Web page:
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Like many people, REI Co-op member Ibrahima Diouf—Ibou for short—sees the outdoors as an antidote to the stresses of the modern world. “It’s a shame that people aren’t as connected to nature as they used to be,” he says. “Evolutionarily, I believe it’s central for us to be outdoors. … The levels of stimulus you experience in a place like New York City, where I live—it isn’t good for you. If I’m having a stressful day, I know spending some time in nature will make me feel better.”
It wasn’t always this way for Ibou though. Growing up in Senegal, the outdoors weren’t a part of his life, or even his culture. “Where I’m from, and for a lot of African countries, there isn’t much of a history of outdoor recreation,” he says.
Ibou moved to the United States in 2007, but it wasn’t until 2014 that he experienced the outdoors for the first time, when his friend Daniel invited him to go hiking on a trail near Cold Springs, New York. A spring storm had just dumped 18 inches of snow, but Ibou and Daniel weren’t deterred. “The snow on the trail was up to my knees,” Ibou recalls, “but I didn’t care. All the time I was out there, I kept thinking to myself, ‘This is where I belong—how have I not been doing this all along?’”
Thoughtful and optimistic, Ibou says that first hike changed his life for the better. “Spending time outdoors has made me rethink how I want to live,” Ibou says. “I’m a lot more confident now. Being outdoors forces you to be more self-reliant and accountable for yourself.”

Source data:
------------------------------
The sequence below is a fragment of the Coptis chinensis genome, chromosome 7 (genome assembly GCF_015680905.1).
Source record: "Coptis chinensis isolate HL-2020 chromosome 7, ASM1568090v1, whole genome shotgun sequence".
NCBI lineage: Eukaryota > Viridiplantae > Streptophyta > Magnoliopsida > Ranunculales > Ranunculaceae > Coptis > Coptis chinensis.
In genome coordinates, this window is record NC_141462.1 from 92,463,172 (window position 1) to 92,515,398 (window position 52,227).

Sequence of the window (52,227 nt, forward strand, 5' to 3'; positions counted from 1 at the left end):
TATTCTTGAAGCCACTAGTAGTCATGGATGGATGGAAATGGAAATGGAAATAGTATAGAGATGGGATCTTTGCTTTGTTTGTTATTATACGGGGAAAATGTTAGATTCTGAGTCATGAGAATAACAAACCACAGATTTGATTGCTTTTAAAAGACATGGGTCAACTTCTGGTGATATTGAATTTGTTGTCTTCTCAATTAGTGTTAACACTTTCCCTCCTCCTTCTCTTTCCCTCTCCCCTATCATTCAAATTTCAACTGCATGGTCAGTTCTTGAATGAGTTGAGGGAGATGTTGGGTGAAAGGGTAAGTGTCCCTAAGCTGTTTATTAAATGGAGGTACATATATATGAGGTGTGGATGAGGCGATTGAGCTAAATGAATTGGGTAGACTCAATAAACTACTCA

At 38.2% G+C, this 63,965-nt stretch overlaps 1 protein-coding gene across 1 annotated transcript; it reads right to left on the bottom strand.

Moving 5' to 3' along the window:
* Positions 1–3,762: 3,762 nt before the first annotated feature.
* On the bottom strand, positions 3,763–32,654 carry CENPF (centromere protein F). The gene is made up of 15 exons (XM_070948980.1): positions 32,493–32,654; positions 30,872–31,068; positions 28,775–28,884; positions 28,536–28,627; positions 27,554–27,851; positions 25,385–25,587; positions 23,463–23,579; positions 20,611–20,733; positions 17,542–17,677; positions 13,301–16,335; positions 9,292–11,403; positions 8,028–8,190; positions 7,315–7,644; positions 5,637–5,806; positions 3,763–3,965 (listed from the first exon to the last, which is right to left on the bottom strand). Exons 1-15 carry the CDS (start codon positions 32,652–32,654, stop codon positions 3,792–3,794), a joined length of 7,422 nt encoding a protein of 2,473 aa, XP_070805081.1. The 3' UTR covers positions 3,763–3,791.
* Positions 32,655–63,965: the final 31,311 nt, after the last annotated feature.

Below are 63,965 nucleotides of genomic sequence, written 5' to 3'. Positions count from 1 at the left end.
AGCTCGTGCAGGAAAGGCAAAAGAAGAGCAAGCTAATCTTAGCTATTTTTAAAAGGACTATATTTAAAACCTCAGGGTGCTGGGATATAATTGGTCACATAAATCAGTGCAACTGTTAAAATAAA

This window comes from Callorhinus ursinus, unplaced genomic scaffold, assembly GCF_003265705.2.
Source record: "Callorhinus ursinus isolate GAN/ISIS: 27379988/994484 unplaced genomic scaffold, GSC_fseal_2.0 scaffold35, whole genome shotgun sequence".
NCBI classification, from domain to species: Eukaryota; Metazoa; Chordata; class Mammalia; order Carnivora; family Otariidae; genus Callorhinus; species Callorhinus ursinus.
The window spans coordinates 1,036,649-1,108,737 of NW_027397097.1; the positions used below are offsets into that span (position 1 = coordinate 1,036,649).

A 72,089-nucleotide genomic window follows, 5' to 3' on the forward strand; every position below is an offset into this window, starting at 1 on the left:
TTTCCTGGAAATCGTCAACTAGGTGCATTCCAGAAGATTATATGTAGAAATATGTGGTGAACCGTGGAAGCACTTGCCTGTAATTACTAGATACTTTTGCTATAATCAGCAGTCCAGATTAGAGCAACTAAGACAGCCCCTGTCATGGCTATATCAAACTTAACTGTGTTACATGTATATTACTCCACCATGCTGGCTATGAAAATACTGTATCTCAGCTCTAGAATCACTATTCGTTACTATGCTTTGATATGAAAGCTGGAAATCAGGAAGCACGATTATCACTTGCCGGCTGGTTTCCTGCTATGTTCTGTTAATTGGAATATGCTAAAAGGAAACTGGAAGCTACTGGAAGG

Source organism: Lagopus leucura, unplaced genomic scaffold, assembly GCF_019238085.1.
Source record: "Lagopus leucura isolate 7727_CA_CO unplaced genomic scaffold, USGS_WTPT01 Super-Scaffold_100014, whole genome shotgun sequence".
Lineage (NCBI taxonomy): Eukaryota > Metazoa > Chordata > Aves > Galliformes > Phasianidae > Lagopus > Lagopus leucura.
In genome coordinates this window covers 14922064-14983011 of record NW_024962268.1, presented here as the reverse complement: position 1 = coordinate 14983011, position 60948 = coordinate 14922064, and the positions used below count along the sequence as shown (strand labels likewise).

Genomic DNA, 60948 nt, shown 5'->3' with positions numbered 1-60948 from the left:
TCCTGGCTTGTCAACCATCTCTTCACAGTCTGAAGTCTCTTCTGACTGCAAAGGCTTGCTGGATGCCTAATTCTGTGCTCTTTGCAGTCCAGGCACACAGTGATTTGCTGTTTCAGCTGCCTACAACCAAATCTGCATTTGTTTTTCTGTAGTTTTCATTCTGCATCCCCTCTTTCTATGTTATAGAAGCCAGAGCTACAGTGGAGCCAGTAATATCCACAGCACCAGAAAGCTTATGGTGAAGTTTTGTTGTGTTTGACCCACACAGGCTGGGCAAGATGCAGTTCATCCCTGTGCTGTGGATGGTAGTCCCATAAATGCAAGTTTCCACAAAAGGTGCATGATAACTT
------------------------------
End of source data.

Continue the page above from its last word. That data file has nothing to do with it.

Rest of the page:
Today, Ibou is an avid hiker, camper and cyclist. He recently tried downhill skiing for the first time at Sunday River Resort in Maine, and he’s currently on a bike-racing development team. Close to home, Ibou enjoys hiking and riding in Van Cortlandt Park in the Bronx. Even in the city, however, Ibou says it’s rare for him to encounter other African immigrants exploring the outdoors. He believes that for many immigrants, especially those living in urban areas, the barriers are cultural as well as logistical—where to go, how to get there, what to do.
When he’s not dreaming of trying ice climbing, racing cyclocross or living in the mountains of the western U.S., Ibou often considers the importance of getting back to nature not only for himself but also for humankind. He sees a strong connection between having a relationship with the outdoors and wanting to protect public lands for generations to come.
“I see time outdoors as the first and most important step in changing the way people, lawmakers and society perceive and interact with our natural resources. The majority of Americans live in non-rural clusters. From experience, I can tell you I didn’t think of public lands as mine until I walked them, but with ownership comes responsibility. To get people to fight for what they have, they must first know what they have,” he says.
To this end, Ibou wants to help newcomers get outside. His goal: to start a public school program in New York City aimed at getting kids out on local hiking trails. “I truly believe that if we can show an entire generation of children what their world actually is, then we can change the way they perceive and interact with it,” Ibou says. “In changing the world with truth, you’re either helping by acting, or hurting by watching, and I’ve decided to help.”